Federal judge dismisses lawsuit by Muslim woman asked to remove veil in court Mike Rosen-Molina at 1:08 PM ET
[JURIST] A federal judge Monday dismissed a federal lawsuit [JURIST report] filed by a Muslim woman against a judge who asked her to remove her niqab [JURIST news archive] in court. Ginnnah Muhammad had alleged that Illinois small claims Judge Paul Paruk [31st District Court website] said he had to see her face to gauge her veracity and threatened to dismiss her case if she refused to remove her veil. Muhammad argued that the request violated her First Amendment [text] right to practice her religion as well as the federal Civil Rights Act of 1964 [text] by denying her access to the courts because of her religion. AP has more.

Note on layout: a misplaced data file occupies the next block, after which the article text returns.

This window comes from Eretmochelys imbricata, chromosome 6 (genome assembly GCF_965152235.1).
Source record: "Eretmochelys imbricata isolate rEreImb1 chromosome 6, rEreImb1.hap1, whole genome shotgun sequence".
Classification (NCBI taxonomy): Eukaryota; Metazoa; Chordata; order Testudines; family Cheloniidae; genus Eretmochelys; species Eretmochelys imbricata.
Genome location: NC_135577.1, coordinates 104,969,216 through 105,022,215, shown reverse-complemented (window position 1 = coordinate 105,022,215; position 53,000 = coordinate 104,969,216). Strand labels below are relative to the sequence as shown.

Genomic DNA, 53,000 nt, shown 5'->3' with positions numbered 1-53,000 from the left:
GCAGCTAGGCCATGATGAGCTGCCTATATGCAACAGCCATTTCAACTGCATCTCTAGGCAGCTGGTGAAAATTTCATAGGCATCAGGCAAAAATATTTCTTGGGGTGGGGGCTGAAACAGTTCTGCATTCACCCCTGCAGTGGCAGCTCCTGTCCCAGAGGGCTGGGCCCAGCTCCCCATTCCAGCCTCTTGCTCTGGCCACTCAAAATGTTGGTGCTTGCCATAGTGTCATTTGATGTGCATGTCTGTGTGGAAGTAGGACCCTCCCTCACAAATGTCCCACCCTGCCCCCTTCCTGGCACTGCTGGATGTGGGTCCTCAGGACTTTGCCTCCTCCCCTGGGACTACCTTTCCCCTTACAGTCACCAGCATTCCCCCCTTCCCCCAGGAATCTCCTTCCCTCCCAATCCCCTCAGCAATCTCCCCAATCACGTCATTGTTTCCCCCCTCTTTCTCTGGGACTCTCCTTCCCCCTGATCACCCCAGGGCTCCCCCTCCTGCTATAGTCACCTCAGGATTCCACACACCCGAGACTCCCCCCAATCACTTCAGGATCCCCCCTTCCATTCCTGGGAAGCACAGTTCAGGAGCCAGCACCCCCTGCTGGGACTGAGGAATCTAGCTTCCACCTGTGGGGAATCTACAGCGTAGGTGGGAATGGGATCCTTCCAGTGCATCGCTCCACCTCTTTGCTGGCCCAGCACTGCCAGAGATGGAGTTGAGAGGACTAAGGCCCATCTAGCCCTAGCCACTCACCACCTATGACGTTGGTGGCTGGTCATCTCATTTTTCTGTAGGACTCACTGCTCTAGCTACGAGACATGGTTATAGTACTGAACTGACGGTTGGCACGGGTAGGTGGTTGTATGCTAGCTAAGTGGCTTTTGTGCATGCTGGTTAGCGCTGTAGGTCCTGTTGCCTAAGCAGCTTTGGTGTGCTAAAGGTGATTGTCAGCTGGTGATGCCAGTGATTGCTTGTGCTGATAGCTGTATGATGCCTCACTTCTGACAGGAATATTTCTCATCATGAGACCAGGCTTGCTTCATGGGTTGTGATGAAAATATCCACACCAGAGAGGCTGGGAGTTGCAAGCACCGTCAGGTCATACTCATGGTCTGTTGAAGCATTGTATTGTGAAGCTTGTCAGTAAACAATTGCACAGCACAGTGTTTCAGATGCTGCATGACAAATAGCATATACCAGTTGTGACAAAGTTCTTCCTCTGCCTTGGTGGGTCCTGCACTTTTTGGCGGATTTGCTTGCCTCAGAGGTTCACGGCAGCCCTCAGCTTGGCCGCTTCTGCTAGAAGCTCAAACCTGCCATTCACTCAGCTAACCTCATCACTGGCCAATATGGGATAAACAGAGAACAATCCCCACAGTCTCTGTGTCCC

The niqab has become a controversial topic in several Western countries recently, as lawmakers struggle to balance an individual's right to practice their religion with public policy and security concerns. In September 2007, Canadian chief electoral officer Marc Mayrand resisted calls by Canadian lawmakers [JURIST report] to invoke his discretionary powers to require women to remove traditional Muslim niqabs or burqas when voting in elections in the province of Quebec. In the UK, the High Court in February 2007 upheld [JURIST report] a school ban on students wearing niqabs in class, saying the veils could interfere with student-teacher interaction.
Paper Chase is JURIST's real-time legal news service, powered by a team of 30 law student reporters and editors led by law professor Bernard Hibbitts at the University of Pittsburgh School of Law. As an educational service, Paper Chase is dedicated to presenting important legal news and materials rapidly, objectively and intelligibly in an accessible, ad-free format.